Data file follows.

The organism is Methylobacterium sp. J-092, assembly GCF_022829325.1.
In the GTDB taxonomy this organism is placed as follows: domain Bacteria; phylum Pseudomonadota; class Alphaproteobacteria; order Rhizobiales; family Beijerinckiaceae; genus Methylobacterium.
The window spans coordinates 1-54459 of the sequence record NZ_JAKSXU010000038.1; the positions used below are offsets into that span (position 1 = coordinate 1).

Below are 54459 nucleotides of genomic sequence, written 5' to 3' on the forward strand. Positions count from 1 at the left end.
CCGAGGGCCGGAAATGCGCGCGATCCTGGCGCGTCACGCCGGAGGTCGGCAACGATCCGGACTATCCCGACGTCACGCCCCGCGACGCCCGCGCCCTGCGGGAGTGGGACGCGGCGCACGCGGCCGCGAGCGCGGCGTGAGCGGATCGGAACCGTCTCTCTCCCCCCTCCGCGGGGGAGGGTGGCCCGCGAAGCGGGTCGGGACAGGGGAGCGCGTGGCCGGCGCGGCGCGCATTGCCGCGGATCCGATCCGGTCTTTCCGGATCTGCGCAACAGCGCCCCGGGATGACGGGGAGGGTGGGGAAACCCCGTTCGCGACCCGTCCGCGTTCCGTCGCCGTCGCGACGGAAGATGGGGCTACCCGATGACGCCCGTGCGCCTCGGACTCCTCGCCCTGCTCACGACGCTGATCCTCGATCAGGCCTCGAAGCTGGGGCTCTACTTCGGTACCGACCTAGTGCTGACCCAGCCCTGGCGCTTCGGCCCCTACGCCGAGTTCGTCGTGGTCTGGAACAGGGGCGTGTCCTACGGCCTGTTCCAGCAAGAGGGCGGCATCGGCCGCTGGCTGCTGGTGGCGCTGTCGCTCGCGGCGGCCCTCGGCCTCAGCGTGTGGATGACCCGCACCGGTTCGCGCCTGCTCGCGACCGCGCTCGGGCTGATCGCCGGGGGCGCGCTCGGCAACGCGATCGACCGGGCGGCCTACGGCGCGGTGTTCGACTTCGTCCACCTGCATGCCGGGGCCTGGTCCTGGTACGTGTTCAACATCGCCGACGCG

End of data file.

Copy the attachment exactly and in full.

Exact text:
The organism is Methylobacterium sp. J-092, assembly GCF_022829325.1.
In the GTDB taxonomy this organism is placed as follows: domain Bacteria; phylum Pseudomonadota; class Alphaproteobacteria; order Rhizobiales; family Beijerinckiaceae; genus Methylobacterium.
The window spans coordinates 1-54459 of the sequence record NZ_JAKSXU010000038.1; the positions used below are offsets into that span (position 1 = coordinate 1).

Below are 54459 nucleotides of genomic sequence, written 5' to 3' on the forward strand. Positions count from 1 at the left end.
CCGAGGGCCGGAAATGCGCGCGATCCTGGCGCGTCACGCCGGAGGTCGGCAACGATCCGGACTATCCCGACGTCACGCCCCGCGACGCCCGCGCCCTGCGGGAGTGGGACGCGGCGCACGCGGCCGCGAGCGCGGCGTGAGCGGATCGGAACCGTCTCTCTCCCCCCTCCGCGGGGGAGGGTGGCCCGCGAAGCGGGTCGGGACAGGGGAGCGCGTGGCCGGCGCGGCGCGCATTGCCGCGGATCCGATCCGGTCTTTCCGGATCTGCGCAACAGCGCCCCGGGATGACGGGGAGGGTGGGGAAACCCCGTTCGCGACCCGTCCGCGTTCCGTCGCCGTCGCGACGGAAGATGGGGCTACCCGATGACGCCCGTGCGCCTCGGACTCCTCGCCCTGCTCACGACGCTGATCCTCGATCAGGCCTCGAAGCTGGGGCTCTACTTCGGTACCGACCTAGTGCTGACCCAGCCCTGGCGCTTCGGCCCCTACGCCGAGTTCGTCGTGGTCTGGAACAGGGGCGTGTCCTACGGCCTGTTCCAGCAAGAGGGCGGCATCGGCCGCTGGCTGCTGGTGGCGCTGTCGCTCGCGGCGGCCCTCGGCCTCAGCGTGTGGATGACCCGCACCGGTTCGCGCCTGCTCGCGACCGCGCTCGGGCTGATCGCCGGGGGCGCGCTCGGCAACGCGATCGACCGGGCGGCCTACGGCGCGGTGTTCGACTTCGTCCACCTGCATGCCGGGGCCTGGTCCTGGTACGTGTTCAACATCGCCGACGCG